Abandoned bales reflect failed plans for miscanthus to be part of a biofuels boom

by George Jared (gjared@talkbusiness.net) 442 views 

Miscanthus

As the new decade dawned in Northeast Arkansas, two new crops emerged as potential income drivers for farmers in the agriculture sector that dominates the region. Peanuts, once a staple crop in the Delta, were reintroduced, as was miscanthus, a specialty grass.

The Asian grass, sometimes called elephant grass, had been used in biofuel production in Europe, and it seemed like a natural fit in Northeast Arkansas, according to Greene County extension agent David Freeze.

A collaboration among Arkansas State University, MFA Oil/Biomass and the U.S. Department of Agriculture’s Biomass Crop Assistance Program was formed, and there were plans to harvest thousands of acres of miscanthus and store and even process it into biofuel in Northeast Arkansas. Those plans made earlier this decade didn’t bear fruit, Freeze said.

“It has fizzled out. … I really like the idea of renewable fuels, but miscanthus hasn’t worked out around here,” Freeze said.

Freeze’s counterpart in Craighead County, Branon Thiesse, told Talk Business & Politics he’s not aware of any farmers in the county growing the grass. There were approximately 1,000 acres or more grown during the crop’s peak, but now there are bales of the grass that have been sitting in fields for years, he said. Attempts by Talk Business & Politics to contact MFA Oil/Biomass officials were unsuccessful. Numerous phone calls were not returned.

When the idea was broached with local farmers, it was met with enthusiasm.

Miscanthus is a species of Asian grass that grows in warm weather and has been used in landscaping as an ornamental grass. It has also been used for several years in Europe as a fuel source, according to ASU officials, and for livestock feed. Miscanthus is a sterile hybrid, non-invasive plant that grows where it’s planted. It is planted from a root rather than a pellet or seed, and it will grow without having to be replanted each year. It requires special equipment to plant and harvest, according to ASU.

The grass has low input costs and can be grown in fields that won’t support traditional row crops in the region such as soybeans, corn, cotton or rice, Freeze said. Oddly shaped fields on Crowley’s Ridge in places with less nutrients than fields adjacent to the Ridge were ideal for miscanthus, he said. Farmers had hoped that miscanthus could make those fields profitable.

Steve Green, an associate professor of soil and water conservation at ASU, said miscanthus can grow 10 to 12 feet tall, and farmers could make a profit per acre because production costs of growing miscanthus are nominal. The low-maintenance grass is easy to grow and has a long lifespan.

“You can harvest 10 to 12 tons per acre of biomass from miscanthus,” Green said. “Switchgrass, another biomass crop, is more like five-eight tons. And, the miscanthus has an efficient nutrient use system.”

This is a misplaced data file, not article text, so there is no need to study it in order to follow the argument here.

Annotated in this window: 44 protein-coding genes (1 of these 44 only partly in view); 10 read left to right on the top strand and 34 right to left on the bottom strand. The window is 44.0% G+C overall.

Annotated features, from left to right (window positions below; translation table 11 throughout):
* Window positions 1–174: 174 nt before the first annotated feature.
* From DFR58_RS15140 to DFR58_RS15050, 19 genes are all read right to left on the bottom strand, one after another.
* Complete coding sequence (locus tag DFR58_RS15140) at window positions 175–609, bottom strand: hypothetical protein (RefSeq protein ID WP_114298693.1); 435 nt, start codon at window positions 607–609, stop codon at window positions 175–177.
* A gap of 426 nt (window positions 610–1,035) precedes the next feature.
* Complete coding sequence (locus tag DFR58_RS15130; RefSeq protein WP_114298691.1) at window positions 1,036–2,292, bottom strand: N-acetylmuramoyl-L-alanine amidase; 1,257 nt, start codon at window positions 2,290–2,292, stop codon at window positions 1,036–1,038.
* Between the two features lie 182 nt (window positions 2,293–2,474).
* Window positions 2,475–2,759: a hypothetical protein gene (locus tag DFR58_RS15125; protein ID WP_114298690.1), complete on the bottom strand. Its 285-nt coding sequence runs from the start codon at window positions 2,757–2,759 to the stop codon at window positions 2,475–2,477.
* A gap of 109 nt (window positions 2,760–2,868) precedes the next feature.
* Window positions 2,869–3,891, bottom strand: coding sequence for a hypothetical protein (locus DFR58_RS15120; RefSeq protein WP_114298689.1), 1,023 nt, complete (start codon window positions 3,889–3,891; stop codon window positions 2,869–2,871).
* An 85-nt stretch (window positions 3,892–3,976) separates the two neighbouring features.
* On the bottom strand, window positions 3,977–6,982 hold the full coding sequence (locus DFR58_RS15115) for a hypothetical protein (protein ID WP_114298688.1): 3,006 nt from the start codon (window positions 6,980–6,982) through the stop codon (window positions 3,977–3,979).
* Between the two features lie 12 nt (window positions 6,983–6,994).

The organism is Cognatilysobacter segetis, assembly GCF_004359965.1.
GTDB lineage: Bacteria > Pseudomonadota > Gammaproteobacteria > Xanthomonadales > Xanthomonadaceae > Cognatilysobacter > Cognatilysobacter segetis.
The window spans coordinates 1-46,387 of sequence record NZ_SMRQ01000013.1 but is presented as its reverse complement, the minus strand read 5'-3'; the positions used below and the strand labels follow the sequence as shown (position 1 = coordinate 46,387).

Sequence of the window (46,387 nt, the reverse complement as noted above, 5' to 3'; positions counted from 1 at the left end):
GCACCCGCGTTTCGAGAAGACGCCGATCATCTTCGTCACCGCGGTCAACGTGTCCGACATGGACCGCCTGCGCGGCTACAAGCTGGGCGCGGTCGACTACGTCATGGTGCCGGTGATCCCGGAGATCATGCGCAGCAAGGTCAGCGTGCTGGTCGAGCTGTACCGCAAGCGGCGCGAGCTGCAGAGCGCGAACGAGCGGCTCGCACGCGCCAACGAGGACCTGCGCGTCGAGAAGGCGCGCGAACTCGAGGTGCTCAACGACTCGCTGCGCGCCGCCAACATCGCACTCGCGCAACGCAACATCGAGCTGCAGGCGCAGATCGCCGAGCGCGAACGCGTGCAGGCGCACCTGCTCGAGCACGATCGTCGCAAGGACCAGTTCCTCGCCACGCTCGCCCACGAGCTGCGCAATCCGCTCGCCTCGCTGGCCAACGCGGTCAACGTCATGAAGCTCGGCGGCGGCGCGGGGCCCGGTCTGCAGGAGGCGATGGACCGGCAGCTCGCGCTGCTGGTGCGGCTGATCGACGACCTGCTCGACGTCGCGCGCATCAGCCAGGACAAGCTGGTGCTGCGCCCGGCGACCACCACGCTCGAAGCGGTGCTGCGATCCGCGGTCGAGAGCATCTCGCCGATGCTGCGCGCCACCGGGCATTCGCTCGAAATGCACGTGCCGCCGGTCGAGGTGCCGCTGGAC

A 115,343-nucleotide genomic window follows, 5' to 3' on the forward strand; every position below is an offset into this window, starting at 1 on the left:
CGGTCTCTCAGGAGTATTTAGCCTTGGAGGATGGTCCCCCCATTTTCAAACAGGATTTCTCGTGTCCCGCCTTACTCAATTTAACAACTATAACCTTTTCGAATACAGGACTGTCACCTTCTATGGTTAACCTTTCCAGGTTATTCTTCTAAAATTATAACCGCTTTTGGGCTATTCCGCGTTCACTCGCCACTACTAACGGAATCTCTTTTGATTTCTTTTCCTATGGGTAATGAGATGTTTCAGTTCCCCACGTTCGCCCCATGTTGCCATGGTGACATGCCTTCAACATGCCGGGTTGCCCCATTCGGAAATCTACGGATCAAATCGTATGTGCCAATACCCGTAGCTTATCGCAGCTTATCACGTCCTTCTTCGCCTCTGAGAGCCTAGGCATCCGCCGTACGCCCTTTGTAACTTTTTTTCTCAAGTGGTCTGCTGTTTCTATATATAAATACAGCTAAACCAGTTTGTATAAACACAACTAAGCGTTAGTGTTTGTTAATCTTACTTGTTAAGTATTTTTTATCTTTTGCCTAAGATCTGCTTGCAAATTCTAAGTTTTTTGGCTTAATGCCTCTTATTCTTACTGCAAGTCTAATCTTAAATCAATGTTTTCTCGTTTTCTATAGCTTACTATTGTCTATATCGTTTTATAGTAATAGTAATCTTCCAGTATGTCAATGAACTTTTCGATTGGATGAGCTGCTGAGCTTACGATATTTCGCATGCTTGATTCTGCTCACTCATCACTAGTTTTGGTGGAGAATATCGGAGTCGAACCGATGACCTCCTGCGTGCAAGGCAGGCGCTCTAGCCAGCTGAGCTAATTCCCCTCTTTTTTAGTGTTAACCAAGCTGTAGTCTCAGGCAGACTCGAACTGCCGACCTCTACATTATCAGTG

MFA Oil/Biomass in collaboration with its partners planted more than 7,000 acres in Northeast Arkansas, making the Arkansas project the largest of the nine USDA BCAP energy grass projects in the nation, by 2013, according to ASU. It was estimated about 30,000 acres would be needed as “feedstock” for a proposed liquid fuel plant to be built in the area that MFA hoped to build. Former Arkansas Sen. Tim Wooldridge was hired as the MFA Oil Biomass Northeast Arkansas project manager. Wooldridge said at the time the company’s goal was to grow more than 50,000 acres of miscanthus. A search was conducted to find a site for a conversion facility to turn the miscanthus harvest into biofuel.

By 2015, Wooldridge had reportedly left the company for a different job, and federal funding for similar projects dried up, Freeze said. A warehouse in the area was used for a time to store miscanthus bales, but no processing center was ever built, Freeze added. Miscanthus is costly to transport, and it wasn’t profitable for farmers, he said.

Biofuel production is a significant energy sector in North America. About 81 billion liters of biofuel are grown each year, according to biofuel.org. About half of that is grown in North America (40 billion), followed by South America (25 billion), Europe (10 billion), Australia/Asia (4 billion), and Africa (2 billion). In North America, corn and soybeans are the primary crops used in biofuel production. Thiesse said most of the corn grown in Arkansas is used for chicken feed or other purposes and he wasn’t sure how much, if any, was used to make biofuel.

One of the main reasons farmers were eager to grow miscanthus was that it is a perennial, but that’s one of the biggest problems when farmers try to remove it, Thiesse said. It takes a combination of poisons and physical removal to remove miscanthus from a field, and can take up to two growing seasons to completely remove the grass from a field, Freeze said. Miscanthus can be flammable if conditions are dry, so if farmers aren’t growing it as a crop, it could pose a safety hazard.

There has been research indicating miscanthus can perform better as a biofuel than other plants in use, but Freeze said he doesn’t know if it will make a comeback in the region. Finding renewable energy sources in the future will be vital, and Freeze said he hopes farmers will play a significant role.

“I’m all for finding alternatives to fossil fuels,” he said.

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